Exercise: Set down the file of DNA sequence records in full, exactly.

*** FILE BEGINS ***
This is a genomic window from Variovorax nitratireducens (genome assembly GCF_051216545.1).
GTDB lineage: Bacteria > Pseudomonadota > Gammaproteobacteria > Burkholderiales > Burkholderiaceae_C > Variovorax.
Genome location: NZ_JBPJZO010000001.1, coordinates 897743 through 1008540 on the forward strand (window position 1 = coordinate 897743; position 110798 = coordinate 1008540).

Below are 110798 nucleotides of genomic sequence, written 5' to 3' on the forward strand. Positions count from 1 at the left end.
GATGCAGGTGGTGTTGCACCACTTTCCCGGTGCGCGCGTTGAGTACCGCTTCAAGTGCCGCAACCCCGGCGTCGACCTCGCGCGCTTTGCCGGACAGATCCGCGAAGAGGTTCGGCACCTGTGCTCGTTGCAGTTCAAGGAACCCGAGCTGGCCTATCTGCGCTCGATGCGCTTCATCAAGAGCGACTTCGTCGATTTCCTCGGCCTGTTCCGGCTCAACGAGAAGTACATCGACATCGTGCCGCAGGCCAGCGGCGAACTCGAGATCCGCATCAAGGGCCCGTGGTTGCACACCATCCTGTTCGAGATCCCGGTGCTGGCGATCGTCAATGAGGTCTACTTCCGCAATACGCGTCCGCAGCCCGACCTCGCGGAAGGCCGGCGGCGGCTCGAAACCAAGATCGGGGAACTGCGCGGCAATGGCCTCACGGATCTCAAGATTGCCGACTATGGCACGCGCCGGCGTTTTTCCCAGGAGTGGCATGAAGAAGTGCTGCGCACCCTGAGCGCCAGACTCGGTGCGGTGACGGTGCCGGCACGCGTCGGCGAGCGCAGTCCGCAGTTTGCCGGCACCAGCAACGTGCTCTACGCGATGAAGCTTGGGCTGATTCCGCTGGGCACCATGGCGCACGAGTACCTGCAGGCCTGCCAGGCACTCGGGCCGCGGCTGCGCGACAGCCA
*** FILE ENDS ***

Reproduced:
This is a genomic window from Variovorax nitratireducens (genome assembly GCF_051216545.1).
GTDB lineage: Bacteria > Pseudomonadota > Gammaproteobacteria > Burkholderiales > Burkholderiaceae_C > Variovorax.
Genome location: NZ_JBPJZO010000001.1, coordinates 897743 through 1008540 on the forward strand (window position 1 = coordinate 897743; position 110798 = coordinate 1008540).

Below are 110798 nucleotides of genomic sequence, written 5' to 3' on the forward strand. Positions count from 1 at the left end.
GATGCAGGTGGTGTTGCACCACTTTCCCGGTGCGCGCGTTGAGTACCGCTTCAAGTGCCGCAACCCCGGCGTCGACCTCGCGCGCTTTGCCGGACAGATCCGCGAAGAGGTTCGGCACCTGTGCTCGTTGCAGTTCAAGGAACCCGAGCTGGCCTATCTGCGCTCGATGCGCTTCATCAAGAGCGACTTCGTCGATTTCCTCGGCCTGTTCCGGCTCAACGAGAAGTACATCGACATCGTGCCGCAGGCCAGCGGCGAACTCGAGATCCGCATCAAGGGCCCGTGGTTGCACACCATCCTGTTCGAGATCCCGGTGCTGGCGATCGTCAATGAGGTCTACTTCCGCAATACGCGTCCGCAGCCCGACCTCGCGGAAGGCCGGCGGCGGCTCGAAACCAAGATCGGGGAACTGCGCGGCAATGGCCTCACGGATCTCAAGATTGCCGACTATGGCACGCGCCGGCGTTTTTCCCAGGAGTGGCATGAAGAAGTGCTGCGCACCCTGAGCGCCAGACTCGGTGCGGTGACGGTGCCGGCACGCGTCGGCGAGCGCAGTCCGCAGTTTGCCGGCACCAGCAACGTGCTCTACGCGATGAAGCTTGGGCTGATTCCGCTGGGCACCATGGCGCACGAGTACCTGCAGGCCTGCCAGGCACTCGGGCCGCGGCTGCGCGACAGCCA